The commonly used end-of-discharge voltage for the NiCd and NiMH is one volt per cell. At that voltage level, most of the energy is spent and the voltage starts to drop rapidly. Discharging a battery further could damage the battery through cell reversal. Caution should be exercised when discharging a battery too deeply under heavy load.

Since the cells in a battery pack cannot be perfectly matched, a negative voltage potential (cell reversal) across a weak cell may occur if the discharge is allowed to continue below one volt per cell. A NiCd can tolerate a limited amount of cell reversal. However, if a high current is drawn at the same time, the affected cell will likely develop an electrical short. (Mismatched Cells). On battery analyzers that apply a secondary discharge (recondition), the current is carefully controlled to make certain that the maximum allowable current through the reversed cell is not exceeded while discharging below one volt per cell.

The recommended end-of-discharge voltage for the SLA is 1.75V/cell. Unlike the rather flat discharge curve of the NiCd, the SLA has a more steady voltage drop with a rapid drop towards the end of discharge (see figure below). In fact, the voltage level of the SLA can be used to estimate the charge state of the battery. To be reasonably accurate, the load current and ambient temperature need to be taken into account. Because of the relatively low impedance of the SLA, an increase in load current causes a noticeable voltage drop. In addition, a warmer temperature depresses the voltage and a cool temperature raises it, a phenomenon that applies to most rechargeable batteries.

Discharge characteristics of NiCd, NiMH and SLA Batteries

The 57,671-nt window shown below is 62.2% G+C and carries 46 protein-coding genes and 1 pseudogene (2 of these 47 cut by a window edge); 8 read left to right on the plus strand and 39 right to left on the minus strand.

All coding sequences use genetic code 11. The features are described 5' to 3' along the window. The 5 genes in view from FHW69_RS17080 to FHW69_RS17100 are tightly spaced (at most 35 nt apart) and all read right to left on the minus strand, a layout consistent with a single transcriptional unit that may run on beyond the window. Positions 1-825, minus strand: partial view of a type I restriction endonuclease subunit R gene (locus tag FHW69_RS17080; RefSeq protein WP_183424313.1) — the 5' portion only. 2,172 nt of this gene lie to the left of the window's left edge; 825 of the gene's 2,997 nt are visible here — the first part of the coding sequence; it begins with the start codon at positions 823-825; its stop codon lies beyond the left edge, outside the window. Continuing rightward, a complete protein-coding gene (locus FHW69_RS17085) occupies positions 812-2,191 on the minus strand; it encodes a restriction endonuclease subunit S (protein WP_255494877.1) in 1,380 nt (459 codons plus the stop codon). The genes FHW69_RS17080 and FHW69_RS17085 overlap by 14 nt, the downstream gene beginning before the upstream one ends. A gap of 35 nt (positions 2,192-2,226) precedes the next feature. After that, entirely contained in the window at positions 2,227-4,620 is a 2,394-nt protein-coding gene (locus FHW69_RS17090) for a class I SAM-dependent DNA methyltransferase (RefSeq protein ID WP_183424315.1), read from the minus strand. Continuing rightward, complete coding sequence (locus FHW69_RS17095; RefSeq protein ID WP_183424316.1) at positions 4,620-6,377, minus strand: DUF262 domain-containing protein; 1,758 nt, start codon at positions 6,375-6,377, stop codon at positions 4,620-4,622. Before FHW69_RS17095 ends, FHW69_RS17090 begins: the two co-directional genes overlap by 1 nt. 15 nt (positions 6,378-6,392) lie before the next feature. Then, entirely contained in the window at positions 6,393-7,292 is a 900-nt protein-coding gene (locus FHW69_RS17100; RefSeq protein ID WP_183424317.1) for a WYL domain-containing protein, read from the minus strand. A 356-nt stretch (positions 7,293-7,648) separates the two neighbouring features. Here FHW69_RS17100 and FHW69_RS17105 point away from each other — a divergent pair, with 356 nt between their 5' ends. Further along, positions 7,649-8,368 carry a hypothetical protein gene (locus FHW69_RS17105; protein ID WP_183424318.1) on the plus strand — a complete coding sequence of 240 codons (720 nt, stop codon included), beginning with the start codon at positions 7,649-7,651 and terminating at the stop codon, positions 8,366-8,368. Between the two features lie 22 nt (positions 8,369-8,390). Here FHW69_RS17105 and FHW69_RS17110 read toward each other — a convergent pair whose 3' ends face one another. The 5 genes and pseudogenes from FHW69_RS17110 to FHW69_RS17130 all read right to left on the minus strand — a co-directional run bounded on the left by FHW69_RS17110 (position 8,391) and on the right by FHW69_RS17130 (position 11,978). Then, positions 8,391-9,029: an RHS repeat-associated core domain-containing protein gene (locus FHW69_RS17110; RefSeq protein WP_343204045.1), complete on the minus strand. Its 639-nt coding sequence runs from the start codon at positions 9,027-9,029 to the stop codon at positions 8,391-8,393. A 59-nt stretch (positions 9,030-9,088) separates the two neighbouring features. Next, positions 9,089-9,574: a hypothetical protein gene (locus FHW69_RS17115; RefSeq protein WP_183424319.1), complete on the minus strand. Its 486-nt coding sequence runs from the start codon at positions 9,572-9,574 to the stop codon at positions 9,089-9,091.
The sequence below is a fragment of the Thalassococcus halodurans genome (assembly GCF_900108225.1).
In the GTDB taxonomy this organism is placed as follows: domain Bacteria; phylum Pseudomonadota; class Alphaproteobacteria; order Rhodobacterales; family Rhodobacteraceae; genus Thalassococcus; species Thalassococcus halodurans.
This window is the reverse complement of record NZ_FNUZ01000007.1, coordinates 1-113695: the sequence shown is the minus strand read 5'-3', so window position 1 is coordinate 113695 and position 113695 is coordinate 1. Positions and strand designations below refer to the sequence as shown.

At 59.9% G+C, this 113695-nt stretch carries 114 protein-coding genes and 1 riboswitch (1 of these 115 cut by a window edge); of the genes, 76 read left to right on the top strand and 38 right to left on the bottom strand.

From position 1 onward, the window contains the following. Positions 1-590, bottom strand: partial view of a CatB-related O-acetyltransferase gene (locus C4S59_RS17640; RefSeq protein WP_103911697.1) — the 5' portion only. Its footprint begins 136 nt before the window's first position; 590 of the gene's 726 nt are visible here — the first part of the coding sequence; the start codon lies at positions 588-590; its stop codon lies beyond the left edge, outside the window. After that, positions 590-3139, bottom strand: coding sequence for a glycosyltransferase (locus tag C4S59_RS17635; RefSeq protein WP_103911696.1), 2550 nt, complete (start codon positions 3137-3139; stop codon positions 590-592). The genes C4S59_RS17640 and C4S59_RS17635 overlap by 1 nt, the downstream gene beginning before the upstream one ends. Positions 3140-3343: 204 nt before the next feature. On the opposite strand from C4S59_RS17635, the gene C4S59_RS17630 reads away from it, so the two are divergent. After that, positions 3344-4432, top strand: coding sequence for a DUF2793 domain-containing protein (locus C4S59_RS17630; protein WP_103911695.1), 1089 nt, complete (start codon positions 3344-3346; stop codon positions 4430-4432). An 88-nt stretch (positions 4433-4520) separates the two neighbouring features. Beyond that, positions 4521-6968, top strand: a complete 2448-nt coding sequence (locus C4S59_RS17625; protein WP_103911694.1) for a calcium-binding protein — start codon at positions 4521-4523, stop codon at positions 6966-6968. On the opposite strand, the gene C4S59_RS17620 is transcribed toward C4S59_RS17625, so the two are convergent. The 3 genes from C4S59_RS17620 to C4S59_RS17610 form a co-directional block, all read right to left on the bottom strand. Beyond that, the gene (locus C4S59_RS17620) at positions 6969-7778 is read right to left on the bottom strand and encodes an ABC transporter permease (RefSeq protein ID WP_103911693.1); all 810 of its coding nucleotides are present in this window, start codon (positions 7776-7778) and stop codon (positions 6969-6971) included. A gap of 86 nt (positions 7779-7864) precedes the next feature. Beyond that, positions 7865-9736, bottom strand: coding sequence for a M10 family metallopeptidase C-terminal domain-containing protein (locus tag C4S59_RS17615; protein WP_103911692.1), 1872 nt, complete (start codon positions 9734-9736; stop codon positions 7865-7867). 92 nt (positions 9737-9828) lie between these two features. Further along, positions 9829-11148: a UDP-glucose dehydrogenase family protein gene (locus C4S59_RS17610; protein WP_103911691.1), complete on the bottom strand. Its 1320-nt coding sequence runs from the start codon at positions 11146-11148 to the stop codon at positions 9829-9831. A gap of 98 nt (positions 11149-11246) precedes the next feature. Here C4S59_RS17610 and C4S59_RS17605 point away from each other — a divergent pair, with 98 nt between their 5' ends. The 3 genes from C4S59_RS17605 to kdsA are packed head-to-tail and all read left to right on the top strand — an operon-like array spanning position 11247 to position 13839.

The cycle life of an SLA is directly related to the depth of discharge. The typical number of discharge/charge cycles with respect to the depth of discharge is:

150 cycles with 100% discharge (full discharge)
400 cycles with 50% discharge (partial discharge)
1000 cycles with 30% discharge (shallow discharge)

The SLA should not be discharged beyond 1.75V per cell, nor can it be stored in a discharged state. The cells of a discharged SLA sulfate, a condition that renders the battery useless if left in that state for a few days. ( charging the SLA battery ).

The end-of-discharge voltage of the Li-ion needs to be carefully controlled and must, under no circumstances, go below 2.5V per cell. Protection circuit intrinsic to the Li-ion pack prevent the battery from being discharged below the safe limit. If allowed to self-discharge below 2.5V, unrecoverable capacity loss occurs when stored in that condition for three months or longer. Similar to the NiMH and SLA, more cycles can be obtained by partially, rather than fully discharging the Li-ion battery.

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